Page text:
On June 24, 2022, the Supreme Court decided that womxn do not have the right to decide what to do with their bodies.
The Supreme Court concluded that: “Abortion presents a profound moral question. The Constitution does not prohibit the citizens of each State from regulating or prohibiting abortion. Roe and Casey arrogated that authority. We now overrule those decisions and return that authority to the people and their elected representatives.”1 This is an ignorant sentiment of the privileged. Time and time again this nation’s history has proven that the voice of those in power is not necessarily the voice of the majority or the voice of the people. This country is awash with implicit biases and various forms of institutional racism, sexism, and discrimination. This country was built on the backs of minorities through slavery, racism, sexism, imbalances in power, and more. These same systems still exist and govern our country, yet we’re expected to rely on “history and tradition” in determining whether certain rights exist.2
There are instances throughout history where the courts recognized the absurdity of this logic and decided to overlook the “history and tradition” that this Supreme Court so loves to reference. A prime example is Brown v. Board of Education, which explicitly ignored the history and tradition of “separate but equal”, claiming that the value of education in our country has changed throughout time.3 As a result, looking at that history and tradition for the constitutionality of segregation in the classroom had no place.4
The Supreme Court in Roe recognized a similar change in our country for how the right to privacy is perceived. As early as 1891, the Supreme Court in Union Pacific Railway recognized that: “No right is held more sacred or is more carefully guarded by the common law than the right of every individual to the possession and control of his own person, free from all restraint or interference of others unless by clear and unquestionable authority of law.”5 In 1965, the Supreme Court in Griswold found that there are certain “zones of privacy” under the penumbras and emanations of the Bill of Rights, thus allowing for the use of contraceptives for married couples.6 This right was defined broadly because it was understood that the government should have no place in certain personal decisions. Roe expanded on this right in the context of abortions. The Roe court understood that there are warring arguments here. On the one hand, womxn should have personal autonomy to decide what to do with their bodies. On the other hand, the state has an interest in protecting potential life. As a result, the Roe court balanced these two warring interests by allowing the government’s interest in protecting potential life to get stronger as a pregnancy progresses.7 They acknowledged that there wasn’t a “history and tradition” of the legality of abortion in this country, but Roe was about more than just abortion.8 Roe was about the right of privacy for decisions to be made between a womxn and her doctor, and a womxn’s personal autonomy to control her own body.9 Yet this Supreme Court decided that a womxn should not have that fundamental right and instead it should be the decision of state and local governments because there is no “history and tradition” of the legality of abortion.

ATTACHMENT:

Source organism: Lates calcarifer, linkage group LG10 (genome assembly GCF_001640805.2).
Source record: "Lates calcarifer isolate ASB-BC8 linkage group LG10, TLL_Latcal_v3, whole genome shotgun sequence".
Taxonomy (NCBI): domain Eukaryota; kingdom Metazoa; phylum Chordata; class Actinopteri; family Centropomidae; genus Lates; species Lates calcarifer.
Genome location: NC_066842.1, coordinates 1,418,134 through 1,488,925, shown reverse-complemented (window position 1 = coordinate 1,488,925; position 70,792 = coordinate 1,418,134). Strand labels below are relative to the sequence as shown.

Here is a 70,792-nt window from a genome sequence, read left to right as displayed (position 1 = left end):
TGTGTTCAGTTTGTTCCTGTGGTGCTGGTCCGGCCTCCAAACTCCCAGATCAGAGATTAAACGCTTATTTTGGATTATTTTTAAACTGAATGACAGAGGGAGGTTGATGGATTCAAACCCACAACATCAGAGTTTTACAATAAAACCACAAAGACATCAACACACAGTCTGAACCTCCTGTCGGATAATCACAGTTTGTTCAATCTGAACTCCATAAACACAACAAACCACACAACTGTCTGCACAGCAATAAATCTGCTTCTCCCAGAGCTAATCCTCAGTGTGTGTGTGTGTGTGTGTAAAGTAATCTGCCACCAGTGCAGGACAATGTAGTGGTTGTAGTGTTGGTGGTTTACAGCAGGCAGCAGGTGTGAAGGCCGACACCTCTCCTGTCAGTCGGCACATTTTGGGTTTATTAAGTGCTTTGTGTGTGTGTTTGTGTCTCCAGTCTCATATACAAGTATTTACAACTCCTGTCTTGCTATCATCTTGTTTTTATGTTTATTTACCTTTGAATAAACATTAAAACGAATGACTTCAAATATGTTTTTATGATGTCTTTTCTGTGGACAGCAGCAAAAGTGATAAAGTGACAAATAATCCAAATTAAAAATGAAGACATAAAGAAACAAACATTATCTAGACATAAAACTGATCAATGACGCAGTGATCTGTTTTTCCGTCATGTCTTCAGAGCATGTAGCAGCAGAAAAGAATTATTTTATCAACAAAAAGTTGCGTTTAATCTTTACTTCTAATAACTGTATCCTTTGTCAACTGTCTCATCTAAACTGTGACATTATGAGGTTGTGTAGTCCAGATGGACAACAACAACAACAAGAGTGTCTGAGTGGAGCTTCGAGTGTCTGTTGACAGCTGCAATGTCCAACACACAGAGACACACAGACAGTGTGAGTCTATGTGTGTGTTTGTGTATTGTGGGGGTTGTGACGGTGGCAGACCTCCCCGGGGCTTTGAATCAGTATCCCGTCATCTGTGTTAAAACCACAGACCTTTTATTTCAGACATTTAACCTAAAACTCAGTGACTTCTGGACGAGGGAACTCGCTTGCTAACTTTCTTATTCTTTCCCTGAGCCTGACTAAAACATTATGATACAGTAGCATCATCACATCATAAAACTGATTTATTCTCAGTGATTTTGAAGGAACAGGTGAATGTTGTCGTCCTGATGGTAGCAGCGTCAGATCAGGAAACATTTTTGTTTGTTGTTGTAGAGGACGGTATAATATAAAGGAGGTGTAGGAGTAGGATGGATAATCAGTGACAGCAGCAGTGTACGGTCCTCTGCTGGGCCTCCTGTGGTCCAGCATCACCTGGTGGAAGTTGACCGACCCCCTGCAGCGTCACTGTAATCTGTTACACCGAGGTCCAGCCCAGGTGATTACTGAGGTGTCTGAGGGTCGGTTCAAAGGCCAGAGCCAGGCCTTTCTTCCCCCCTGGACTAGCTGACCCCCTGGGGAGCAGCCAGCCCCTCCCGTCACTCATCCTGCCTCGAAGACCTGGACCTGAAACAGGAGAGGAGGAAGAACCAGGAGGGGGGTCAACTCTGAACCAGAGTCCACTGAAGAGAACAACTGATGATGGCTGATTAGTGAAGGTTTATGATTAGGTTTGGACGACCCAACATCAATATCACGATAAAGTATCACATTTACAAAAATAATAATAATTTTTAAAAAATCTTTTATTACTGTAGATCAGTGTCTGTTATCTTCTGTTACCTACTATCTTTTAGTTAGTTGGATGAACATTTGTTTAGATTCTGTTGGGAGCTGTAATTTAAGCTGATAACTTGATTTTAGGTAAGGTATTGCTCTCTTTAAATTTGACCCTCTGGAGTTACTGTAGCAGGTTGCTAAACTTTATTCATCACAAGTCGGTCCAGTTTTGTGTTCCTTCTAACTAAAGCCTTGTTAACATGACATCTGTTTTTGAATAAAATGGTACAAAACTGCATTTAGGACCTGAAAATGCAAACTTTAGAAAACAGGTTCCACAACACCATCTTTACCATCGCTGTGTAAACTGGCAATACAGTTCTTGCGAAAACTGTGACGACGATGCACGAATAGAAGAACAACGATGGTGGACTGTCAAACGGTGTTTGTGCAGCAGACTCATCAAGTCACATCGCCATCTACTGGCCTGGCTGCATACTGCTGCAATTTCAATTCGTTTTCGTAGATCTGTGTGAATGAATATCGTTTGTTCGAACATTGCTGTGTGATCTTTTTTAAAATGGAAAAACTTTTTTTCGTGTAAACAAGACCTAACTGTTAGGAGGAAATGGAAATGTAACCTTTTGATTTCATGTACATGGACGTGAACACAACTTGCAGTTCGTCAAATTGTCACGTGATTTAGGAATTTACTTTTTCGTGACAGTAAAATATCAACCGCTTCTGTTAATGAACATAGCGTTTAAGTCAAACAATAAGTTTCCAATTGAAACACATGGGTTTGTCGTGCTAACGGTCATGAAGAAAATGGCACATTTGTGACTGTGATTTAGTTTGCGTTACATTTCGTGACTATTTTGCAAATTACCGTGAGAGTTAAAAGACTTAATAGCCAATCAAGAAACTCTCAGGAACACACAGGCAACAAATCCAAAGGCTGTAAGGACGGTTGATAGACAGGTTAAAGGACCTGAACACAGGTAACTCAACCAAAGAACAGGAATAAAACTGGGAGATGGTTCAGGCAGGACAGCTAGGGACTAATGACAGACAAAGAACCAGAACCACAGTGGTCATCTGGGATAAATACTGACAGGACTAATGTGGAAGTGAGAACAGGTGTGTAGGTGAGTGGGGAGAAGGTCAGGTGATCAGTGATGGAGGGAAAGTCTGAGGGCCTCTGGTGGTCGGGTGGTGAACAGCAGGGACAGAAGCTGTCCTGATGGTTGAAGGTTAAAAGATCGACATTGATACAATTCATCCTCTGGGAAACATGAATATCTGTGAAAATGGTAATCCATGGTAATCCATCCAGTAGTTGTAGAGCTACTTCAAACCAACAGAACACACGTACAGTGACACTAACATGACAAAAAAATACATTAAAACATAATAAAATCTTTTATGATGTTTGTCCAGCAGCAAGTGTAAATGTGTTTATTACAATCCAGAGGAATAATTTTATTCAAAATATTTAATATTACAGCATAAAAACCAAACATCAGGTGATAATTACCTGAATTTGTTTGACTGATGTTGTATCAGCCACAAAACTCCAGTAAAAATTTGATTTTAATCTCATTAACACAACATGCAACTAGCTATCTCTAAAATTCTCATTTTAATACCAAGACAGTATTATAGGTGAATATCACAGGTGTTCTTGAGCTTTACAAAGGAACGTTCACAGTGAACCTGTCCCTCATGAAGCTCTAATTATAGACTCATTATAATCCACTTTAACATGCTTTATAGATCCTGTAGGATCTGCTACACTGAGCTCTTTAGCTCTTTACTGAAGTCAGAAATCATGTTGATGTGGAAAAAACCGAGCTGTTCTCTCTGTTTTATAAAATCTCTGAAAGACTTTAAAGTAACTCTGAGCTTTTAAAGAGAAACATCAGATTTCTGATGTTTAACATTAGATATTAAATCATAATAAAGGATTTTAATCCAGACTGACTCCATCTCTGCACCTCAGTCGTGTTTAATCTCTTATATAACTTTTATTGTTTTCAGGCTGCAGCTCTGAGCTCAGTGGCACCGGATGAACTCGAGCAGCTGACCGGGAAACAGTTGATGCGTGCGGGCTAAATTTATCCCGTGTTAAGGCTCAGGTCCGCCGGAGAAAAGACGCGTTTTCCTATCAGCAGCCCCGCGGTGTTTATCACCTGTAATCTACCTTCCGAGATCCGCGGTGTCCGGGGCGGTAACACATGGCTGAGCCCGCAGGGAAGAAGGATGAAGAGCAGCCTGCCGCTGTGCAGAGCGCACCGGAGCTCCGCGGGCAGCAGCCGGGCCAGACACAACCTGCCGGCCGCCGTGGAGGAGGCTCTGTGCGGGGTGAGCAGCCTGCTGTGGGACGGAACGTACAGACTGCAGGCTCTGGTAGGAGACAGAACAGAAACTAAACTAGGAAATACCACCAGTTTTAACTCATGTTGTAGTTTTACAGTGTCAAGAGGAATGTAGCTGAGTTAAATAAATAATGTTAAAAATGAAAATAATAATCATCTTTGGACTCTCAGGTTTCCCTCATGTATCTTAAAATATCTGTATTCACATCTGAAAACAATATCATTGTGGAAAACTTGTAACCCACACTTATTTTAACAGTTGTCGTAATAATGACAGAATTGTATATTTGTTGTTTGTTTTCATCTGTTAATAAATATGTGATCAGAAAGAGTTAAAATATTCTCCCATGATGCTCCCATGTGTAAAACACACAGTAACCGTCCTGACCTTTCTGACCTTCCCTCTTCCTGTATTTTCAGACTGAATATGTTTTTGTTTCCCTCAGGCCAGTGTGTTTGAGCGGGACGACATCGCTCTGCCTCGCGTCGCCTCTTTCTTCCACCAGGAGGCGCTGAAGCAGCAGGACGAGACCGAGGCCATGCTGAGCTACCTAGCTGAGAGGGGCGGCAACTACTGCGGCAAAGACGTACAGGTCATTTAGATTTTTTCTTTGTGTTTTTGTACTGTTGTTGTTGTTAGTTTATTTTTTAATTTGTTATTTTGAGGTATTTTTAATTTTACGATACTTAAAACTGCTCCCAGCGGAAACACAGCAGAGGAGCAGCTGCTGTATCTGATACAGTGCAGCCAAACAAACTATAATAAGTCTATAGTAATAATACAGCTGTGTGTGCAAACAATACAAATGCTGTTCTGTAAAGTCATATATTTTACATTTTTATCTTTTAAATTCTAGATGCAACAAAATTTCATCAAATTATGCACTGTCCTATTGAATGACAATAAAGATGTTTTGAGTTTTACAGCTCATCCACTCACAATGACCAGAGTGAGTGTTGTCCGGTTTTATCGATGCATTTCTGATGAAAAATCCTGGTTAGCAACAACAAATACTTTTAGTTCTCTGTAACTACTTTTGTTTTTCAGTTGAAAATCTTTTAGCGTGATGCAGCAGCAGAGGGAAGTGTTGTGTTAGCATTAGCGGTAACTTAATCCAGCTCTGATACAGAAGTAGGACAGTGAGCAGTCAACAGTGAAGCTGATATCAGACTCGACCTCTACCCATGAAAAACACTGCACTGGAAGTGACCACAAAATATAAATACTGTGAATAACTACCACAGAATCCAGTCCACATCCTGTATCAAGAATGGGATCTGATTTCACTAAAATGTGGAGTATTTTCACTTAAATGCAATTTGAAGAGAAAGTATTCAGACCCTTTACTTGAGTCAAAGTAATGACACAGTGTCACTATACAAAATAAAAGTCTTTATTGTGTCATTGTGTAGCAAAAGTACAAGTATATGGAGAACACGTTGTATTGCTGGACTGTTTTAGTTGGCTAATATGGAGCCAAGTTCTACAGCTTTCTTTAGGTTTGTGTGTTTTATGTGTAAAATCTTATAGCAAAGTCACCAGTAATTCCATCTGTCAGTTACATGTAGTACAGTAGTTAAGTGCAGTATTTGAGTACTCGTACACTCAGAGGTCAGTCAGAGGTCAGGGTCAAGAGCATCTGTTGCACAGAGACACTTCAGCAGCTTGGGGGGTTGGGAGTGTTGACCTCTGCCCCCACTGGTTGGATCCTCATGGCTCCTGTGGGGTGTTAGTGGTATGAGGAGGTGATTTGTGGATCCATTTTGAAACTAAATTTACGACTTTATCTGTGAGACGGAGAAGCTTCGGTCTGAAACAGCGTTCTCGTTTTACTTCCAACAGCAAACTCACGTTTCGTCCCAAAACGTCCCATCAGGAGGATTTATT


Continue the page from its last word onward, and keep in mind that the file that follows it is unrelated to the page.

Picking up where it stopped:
This Supreme Court’s justification is that “the Constitution makes no reference to abortion, and no such right is implicitly protected by any constitutional provision.”10 However, that assessment is too narrowly tailored. There is a long history of the right to privacy in this country. Outside of Union Pacific, Griswold, and Roe, there are numerous cases making it clear that certain decisions are private and that the government should have no regulatory authority. Eisenstadt v. Baird acknowledged the right for individuals to control reproduction using contraceptives11, Lawrence v. Texas acknowledged the right for adults to engage in consensual sexual conduct, including homosexual conduct12, Loving v. Virginia acknowledged the right to interracial marriage13, and Obergefell v. Hodges acknowledged the right to same-sex marriage14. Eisenstadt summed it up perfectly as follows: “If the right of privacy means anything, it is the right of the individual, married or single, to be free from unwarranted governmental intrusion into matters so fundamentally affecting a person as the decision whether to bear or beget a child.”15